The results were remarkably successful: the launch was one week ahead of schedule (unheard of in this industry) and unusually trouble-free; the new model exceeded its product, cost and quality objectives and received favorable new owner ratings; its development and tooling costs were significantly under budget – out of the $90m budgeted for late changes to parts Epsilon spent only $25m. Those were the direct, measurable results of the improved learning patterns in the workplace that this initiative produced.
• Mighty Motors.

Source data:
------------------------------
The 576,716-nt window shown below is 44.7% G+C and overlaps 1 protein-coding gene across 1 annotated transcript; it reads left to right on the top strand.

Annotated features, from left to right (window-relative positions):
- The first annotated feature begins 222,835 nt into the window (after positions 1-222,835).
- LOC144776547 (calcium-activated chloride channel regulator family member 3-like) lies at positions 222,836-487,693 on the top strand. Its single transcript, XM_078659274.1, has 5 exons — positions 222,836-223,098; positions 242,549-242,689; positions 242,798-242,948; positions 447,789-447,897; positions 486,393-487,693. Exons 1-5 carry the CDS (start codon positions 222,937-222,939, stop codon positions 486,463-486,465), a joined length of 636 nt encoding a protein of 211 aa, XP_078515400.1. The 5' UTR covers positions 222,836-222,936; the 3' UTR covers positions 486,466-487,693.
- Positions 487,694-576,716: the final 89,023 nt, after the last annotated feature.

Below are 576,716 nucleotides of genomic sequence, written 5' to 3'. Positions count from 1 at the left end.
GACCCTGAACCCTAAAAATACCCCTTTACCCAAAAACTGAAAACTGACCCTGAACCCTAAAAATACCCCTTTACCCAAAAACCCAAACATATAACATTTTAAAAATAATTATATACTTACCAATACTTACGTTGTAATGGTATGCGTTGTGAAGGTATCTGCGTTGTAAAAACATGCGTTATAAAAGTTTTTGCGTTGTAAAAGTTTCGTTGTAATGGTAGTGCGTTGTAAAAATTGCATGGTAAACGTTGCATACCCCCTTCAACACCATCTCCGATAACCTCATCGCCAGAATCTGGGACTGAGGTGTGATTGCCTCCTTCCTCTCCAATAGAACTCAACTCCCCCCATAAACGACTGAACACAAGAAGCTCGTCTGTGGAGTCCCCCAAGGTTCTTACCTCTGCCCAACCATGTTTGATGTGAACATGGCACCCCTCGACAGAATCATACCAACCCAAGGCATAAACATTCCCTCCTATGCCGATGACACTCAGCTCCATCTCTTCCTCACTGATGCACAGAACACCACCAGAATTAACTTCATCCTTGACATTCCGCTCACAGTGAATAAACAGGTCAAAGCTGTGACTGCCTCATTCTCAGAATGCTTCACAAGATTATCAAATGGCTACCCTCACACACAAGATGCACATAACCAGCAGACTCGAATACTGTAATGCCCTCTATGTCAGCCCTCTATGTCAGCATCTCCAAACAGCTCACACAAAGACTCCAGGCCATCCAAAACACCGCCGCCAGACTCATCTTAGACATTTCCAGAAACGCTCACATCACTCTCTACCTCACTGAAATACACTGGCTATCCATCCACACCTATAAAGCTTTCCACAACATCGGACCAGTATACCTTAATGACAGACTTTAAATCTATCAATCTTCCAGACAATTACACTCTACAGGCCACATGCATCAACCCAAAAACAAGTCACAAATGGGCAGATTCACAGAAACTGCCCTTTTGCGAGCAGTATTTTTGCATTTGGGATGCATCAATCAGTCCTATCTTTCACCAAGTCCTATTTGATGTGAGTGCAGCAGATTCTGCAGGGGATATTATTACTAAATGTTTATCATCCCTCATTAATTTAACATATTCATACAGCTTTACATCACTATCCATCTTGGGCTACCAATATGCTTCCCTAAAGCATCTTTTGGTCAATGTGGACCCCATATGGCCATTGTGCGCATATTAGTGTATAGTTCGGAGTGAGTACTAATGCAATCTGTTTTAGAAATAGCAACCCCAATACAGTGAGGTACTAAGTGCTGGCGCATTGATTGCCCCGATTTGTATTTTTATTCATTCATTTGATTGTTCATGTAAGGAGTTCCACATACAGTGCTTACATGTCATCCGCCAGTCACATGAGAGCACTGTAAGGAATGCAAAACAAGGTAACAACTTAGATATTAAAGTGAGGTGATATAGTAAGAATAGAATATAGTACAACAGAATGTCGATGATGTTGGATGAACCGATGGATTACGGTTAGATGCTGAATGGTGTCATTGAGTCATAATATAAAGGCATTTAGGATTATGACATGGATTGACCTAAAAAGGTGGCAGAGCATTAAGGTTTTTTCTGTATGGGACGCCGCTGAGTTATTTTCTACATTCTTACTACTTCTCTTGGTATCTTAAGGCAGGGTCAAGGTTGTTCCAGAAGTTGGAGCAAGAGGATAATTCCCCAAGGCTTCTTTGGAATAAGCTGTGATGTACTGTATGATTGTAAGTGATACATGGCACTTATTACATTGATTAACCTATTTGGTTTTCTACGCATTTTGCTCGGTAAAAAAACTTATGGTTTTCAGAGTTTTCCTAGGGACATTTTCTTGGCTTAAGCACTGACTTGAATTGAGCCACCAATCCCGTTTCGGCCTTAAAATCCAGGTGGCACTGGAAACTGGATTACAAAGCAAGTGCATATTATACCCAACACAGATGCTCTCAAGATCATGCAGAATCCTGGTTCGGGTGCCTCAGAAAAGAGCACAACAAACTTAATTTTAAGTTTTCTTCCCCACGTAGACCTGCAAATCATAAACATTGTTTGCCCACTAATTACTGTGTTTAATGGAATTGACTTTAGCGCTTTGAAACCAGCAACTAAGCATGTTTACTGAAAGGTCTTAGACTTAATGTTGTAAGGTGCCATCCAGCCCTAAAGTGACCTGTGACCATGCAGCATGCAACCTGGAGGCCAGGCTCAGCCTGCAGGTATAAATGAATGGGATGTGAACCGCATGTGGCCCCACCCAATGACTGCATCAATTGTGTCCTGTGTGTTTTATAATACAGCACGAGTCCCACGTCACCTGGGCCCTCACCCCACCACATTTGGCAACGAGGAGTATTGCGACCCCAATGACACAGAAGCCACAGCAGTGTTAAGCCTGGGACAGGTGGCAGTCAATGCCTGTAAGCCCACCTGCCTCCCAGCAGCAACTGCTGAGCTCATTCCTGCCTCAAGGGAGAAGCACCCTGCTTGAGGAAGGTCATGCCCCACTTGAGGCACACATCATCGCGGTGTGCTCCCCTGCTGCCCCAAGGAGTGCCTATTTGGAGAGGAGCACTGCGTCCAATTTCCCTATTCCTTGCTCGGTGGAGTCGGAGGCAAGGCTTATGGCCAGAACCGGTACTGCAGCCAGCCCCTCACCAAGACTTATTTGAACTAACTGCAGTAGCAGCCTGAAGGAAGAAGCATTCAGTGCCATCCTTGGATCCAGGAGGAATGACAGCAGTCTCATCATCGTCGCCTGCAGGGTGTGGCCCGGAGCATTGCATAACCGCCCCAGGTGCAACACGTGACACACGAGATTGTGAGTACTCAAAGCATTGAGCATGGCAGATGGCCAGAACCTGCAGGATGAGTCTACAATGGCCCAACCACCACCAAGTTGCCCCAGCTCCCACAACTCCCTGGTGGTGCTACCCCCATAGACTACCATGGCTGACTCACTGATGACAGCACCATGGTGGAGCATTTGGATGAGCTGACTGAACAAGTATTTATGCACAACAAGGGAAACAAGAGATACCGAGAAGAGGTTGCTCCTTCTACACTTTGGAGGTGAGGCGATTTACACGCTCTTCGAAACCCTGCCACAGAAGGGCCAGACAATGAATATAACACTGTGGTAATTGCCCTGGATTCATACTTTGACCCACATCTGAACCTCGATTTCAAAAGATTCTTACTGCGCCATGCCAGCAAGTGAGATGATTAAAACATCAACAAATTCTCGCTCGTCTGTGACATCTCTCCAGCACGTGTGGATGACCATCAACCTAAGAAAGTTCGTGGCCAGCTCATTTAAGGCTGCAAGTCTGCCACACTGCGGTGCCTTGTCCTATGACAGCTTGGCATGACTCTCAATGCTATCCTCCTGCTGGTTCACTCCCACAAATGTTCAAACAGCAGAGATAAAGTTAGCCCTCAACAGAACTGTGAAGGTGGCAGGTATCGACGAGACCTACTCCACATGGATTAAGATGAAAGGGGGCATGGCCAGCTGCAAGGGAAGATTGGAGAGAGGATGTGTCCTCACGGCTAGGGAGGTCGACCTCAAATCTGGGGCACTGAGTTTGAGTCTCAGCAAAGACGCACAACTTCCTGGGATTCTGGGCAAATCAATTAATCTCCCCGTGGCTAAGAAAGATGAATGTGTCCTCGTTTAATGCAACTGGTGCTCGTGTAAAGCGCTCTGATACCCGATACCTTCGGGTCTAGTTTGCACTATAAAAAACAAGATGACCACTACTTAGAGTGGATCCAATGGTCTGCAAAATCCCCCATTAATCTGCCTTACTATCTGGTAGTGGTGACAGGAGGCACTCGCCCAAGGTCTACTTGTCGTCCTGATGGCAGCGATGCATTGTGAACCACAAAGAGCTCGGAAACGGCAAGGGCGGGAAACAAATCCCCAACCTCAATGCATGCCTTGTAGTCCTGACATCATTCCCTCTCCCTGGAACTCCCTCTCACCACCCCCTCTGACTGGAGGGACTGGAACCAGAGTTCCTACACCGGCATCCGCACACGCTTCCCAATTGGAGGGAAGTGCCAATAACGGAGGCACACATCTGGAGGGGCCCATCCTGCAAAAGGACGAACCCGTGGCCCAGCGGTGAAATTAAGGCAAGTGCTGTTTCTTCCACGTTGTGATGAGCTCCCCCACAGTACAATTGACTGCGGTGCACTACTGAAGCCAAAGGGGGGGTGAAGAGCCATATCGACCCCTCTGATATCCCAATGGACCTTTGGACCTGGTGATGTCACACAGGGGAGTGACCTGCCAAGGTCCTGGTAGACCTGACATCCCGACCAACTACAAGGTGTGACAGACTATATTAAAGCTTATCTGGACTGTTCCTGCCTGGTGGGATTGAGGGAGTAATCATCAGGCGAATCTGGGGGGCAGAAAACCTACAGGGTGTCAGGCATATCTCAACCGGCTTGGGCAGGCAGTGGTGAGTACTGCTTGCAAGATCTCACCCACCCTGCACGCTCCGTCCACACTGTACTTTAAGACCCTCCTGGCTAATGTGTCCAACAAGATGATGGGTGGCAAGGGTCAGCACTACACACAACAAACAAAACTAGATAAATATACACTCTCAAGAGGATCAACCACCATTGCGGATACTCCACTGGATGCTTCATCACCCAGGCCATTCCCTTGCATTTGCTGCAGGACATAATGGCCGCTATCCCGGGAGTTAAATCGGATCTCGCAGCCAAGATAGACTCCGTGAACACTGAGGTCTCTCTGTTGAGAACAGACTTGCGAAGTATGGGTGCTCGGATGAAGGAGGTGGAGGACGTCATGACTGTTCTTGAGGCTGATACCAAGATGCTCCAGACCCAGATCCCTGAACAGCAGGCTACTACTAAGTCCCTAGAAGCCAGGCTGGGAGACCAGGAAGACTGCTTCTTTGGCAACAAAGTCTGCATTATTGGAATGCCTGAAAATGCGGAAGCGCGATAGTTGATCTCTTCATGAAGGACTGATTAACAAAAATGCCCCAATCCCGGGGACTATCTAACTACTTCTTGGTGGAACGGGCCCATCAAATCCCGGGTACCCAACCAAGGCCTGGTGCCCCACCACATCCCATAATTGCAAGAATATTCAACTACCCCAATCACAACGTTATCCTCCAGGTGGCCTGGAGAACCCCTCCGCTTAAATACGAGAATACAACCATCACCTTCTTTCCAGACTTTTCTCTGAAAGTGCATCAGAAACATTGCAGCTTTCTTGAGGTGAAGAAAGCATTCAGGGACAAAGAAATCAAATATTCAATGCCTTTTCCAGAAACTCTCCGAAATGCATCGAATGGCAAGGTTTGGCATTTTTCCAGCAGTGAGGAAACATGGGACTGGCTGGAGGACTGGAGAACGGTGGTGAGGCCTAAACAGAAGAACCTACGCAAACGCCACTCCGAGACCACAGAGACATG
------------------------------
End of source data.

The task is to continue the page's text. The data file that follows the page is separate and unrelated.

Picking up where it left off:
For several decades Mighty Motors was one of the leading manufacturers in its category (not one of the Detroit big three). In the 1980’s, though, foreign competition almost destroyed them. Drastic action rescued the company. While thinking about what could help the company avoid any repetition of that trauma, the CEO encountered “The Fifth Discipline” and its author, and embraced the notion of “the learning organization”. While he remained committed over at least eight years, he did not personally direct any specific learning initiatives. Those were cultivated by several different groups at different times, starting with an effort to improve the company’s product development process. The initial locus of the learning initiative was in a newly-chartered Product Development Leadership Team. By contrast with the Components case, this company quietly supported the various later projects using organizational learning, with a strong aversion to publicity – lest it might seem to employees to be a “program” pushed by management, rather than an indigenous, voluntary activity, justified pragmatically. Hard data on results are not available for this case.